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Third Edition. THE MERCANTILE ACCOUNTS, A complete Set of Book-keeping, executed in the first style of Lithography

and contained in Five Books. Price 10s. the Set. This System of Book-keeping (which is now introduced into all the principe Commercial Academies) consists of Five Books, which contain the transactions of a Merchant's or Tradesman's Establishment for one Month. They are kept by Single Entry, and are a fac-simile of Books of real business. At the close of the Bought Ledge

the Balance Sheet; and shewing, with cl

te of the supposed concern. They are

Penmanship; and the advantages of t1

rinted copy, must be great and obviou

y disposed of, and the present has bee

ad free from typographical and all otl we set of Blank B

ve, manufactured all otll 10 extra thick ank в Яны thick stoidt


rwise, probably, no time
be well for the teacher,
over to his pupils, with
| expression, the passage
ory, asking a few ques-
usion which may seem
Ity; he will then direct

encil the words which sis in the recital, and to repeat the lesson, the

phrases, and allusions lously have understood.

he may call upon any to repeat the whole, or nient, occasionally droparities of pronunciation, estions as may serve to caning, and to illustrate Iste of the composition. What references should be to another, where similar hts occur, or where the led; and that the poems led should be occasionally ed to in conversation or

to the mind of a child that healthful tone and vigour, which pure air and open sunshine give to his body.

Should the selection now before the reader be found to approximate even to the idea which has just been presented of what such a book ought to be, the time and labour it has cost will be amply repaid.

Beside the advantages accruing to the taste and moral character, from an early acquaintance with poetry, which are the greatest and most important, we must not pass over those which may be derived from it, as a means of exercising and strengthening the memory, and of cultivating the graces of elocution. The attainment of these benefits will, however, depend, in some degree, upon the manner in which they are sought. The following remarks, suggested by experience, may, perhaps, be found useful.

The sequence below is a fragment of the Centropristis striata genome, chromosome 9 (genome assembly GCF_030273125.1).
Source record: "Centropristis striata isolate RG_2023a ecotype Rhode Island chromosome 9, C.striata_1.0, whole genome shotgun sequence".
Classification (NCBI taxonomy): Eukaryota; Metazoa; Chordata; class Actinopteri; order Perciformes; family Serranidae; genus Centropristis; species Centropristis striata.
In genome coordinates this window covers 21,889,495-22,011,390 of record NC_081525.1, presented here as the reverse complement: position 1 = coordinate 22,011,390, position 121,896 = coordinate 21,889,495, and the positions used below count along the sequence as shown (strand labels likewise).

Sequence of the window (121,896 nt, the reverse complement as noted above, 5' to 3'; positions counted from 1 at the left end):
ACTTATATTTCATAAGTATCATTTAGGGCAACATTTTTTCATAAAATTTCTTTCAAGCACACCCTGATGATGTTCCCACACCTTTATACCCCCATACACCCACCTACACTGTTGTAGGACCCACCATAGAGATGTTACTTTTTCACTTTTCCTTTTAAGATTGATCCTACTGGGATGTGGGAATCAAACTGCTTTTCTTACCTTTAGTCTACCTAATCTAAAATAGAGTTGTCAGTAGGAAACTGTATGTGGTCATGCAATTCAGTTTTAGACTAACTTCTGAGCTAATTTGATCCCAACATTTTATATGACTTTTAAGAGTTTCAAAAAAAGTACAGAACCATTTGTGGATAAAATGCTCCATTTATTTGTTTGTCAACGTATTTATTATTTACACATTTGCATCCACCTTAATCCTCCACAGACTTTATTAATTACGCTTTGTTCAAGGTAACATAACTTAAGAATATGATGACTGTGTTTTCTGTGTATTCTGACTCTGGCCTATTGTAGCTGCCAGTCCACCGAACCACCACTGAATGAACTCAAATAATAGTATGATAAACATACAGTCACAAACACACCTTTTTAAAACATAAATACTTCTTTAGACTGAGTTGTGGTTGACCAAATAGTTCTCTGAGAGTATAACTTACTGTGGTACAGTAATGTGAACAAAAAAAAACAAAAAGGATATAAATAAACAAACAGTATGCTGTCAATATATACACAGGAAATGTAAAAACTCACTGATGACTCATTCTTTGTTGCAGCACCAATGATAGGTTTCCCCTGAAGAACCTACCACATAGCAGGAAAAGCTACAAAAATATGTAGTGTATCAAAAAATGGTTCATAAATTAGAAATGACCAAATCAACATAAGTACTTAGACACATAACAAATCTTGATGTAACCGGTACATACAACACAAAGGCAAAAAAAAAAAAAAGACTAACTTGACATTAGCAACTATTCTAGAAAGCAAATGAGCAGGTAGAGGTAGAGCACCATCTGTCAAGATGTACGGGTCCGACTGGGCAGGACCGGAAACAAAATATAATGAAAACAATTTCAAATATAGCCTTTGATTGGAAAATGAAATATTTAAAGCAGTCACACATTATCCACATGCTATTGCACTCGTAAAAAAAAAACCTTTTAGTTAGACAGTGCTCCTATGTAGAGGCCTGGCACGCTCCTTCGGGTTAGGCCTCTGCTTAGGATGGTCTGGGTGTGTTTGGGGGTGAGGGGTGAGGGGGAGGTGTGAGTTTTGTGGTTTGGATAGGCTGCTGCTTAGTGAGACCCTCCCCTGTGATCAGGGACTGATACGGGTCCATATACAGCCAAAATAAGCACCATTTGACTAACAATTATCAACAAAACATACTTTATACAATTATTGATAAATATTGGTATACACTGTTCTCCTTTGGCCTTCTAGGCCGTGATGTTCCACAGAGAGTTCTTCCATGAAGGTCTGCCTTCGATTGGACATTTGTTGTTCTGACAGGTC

When this book is used in schools, it is recommended that the lessons selected from it be learned simultaneously by small classes. An opportunity is thus afforded of giving that minute attention to the meaning and spirit of the poems, which is an essential preparation for a just delivery, and for which otherwise, probably, no time could be found. It would be well for the teacher, in the first place, to read over to his pupils, with appropriate emphasis and expression, the passage to be committed to memory, asking a few questions on any word or allusion which may seem likely to occasion difficulty; he will then direct them to underline with pencil the words which require peculiar emphasis in the recital, and to ascertain, before they repeat the lesson, the meaning of such words, phrases, and allusions as they may not previously have understood. On hearing the lesson, he may call upon any member of the class to repeat the whole, or part, as may be convenient, occasionally dropping hints on peculiarities of pronunciation, and putting such questions as may serve to elicit the author's meaning, and to illustrate the ingenuity and taste of the composition.

It is advisable, too, that references should be made from one poem to another, where similar expressions or thoughts occur, or where the same subject is treated; and that the poems that have been learned should be occasionally repeated and referred to in conversation or

reading. These directions will appear unnecessarily minute only to those who do not know, by experience in teaching, the importance of attention to details.

Brief explanatory notes have been appended where they seemed necessary. In the attempt to avoid giving the pupil either too much or too little assistance some inadvertencies may have occurred, and some very unnecessary explanations may have been given. Any suggestions on this point from those who may use the work will be gratefully received.

Alterations have been made in the originals of some of the poems, in order to adapt them to the design of the work. This is frankly admitted here, that no one may regard the authors as responsible for the “ vario’s readings" which will be found occasionally introduced in the following pages.

Should this little work meet with encouragement, the Editor proposes to furnish, at some future time, a volume of “ Seleot Poetry for Youth,” as a sequel to it.

Denmark Hill, Surrey.

July, 1839.

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